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US security adviser in Moscow nuclear arms talks

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Associated Press
October 29, 2009
— Russia and the United States are scrambling to address disagreements over a new nuclear arms reduction treaty with little over a month left until the existing agreement between the Cold War adversaries expires.

Despite the narrowing timeframe, both sides expressed optimism at the end of a day of negotiations Thursday between U.S. National Security Advisor James Jones and Russia’s foreign minister and National Security Council head.


Foreign Ministry spokesman Andrei Nesterenko said in televised remarks he was “sure” Jones’ “successful” visit would help forge a new treaty. Foreign Minister Sergey Lavrov said “intensive efforts” would be required to reach an accord but he struck a generally optimistic tone.


On leaving the Foreign Ministry, Jones told The Associated Press that the two had a “very good discussion on a number of bilateral issues,” without elaborating.


President Barack Obama and his Russian counterpart Dmitry Medvedev agreed at a Moscow summit in July to cut the number of nuclear warheads each possesses to between 1,500 and 1,675 within seven years.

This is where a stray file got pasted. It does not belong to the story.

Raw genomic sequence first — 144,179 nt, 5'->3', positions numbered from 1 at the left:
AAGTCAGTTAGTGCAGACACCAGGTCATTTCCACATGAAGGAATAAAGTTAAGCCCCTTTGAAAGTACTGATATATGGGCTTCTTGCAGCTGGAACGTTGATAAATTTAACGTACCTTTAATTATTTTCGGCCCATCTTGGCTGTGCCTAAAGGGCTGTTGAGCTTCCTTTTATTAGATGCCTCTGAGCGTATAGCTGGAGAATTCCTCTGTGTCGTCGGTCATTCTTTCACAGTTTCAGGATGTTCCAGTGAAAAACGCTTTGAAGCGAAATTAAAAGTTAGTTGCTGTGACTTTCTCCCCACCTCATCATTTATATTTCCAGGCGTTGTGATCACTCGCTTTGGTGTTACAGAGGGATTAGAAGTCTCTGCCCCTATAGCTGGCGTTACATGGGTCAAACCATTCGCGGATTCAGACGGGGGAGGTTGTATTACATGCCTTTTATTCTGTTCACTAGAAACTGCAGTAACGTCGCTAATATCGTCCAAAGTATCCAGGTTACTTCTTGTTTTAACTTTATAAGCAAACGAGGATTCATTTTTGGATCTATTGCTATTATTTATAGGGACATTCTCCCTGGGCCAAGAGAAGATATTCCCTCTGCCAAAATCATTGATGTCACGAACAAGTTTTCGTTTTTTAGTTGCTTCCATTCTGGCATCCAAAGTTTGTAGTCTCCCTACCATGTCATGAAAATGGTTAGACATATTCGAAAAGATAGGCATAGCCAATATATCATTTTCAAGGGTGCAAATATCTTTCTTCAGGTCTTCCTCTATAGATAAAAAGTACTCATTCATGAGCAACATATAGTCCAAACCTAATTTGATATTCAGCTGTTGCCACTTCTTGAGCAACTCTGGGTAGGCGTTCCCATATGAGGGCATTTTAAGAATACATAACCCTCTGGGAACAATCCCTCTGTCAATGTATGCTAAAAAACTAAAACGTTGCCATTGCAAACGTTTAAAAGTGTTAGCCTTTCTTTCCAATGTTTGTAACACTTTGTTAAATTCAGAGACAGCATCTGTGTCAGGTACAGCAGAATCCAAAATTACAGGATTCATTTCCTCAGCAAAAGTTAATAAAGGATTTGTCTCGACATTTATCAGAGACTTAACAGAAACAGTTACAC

But the Washington-based Center for Arms Control and Non-Proliferation recently noted several sticking points that may take negotiations into the 11th hour.


The obstacles include a divergence on the number of so-called delivery vehicles — a reference to missiles and bombers. Washington has reportedly proposed a limit of 1,100 such weapons platforms, while Russia wants less than half, a discrepancy too great to forge an agreement, the center concluded.


Other hurdles may include the issue of whether to include stockpiled weapons — those not operationally deployed — in the warhead count. The U.S. says no, while Russia would prefer blanket inclusion.


The U.S. has sought to separate the issue of arms reduction with plans to station a missile defense system in Central Europe, near Russia’s western fringe, but Moscow — a bitter opponent of the idea — is unlikely to overlook them.


Referring to arms reduction and missile defense, Deputy Foreign Minister Sergei Ryabkov claimed “an objective interconnection between these two platforms of strategic stability has not disappeared,” according to comments published Thursday in Russian daily Vremya Novostei. “It is wrong not to recognize this.”


Jones’ visit comes as Iran was to respond to a U.N.-drafted plan on shipping the country’s low-enriched uranium to Russia for further processing. The plan proposes a curtailment of any covert nuclear arms making abilities by Iran. Jones was expected to discuss the matter with Moscow.



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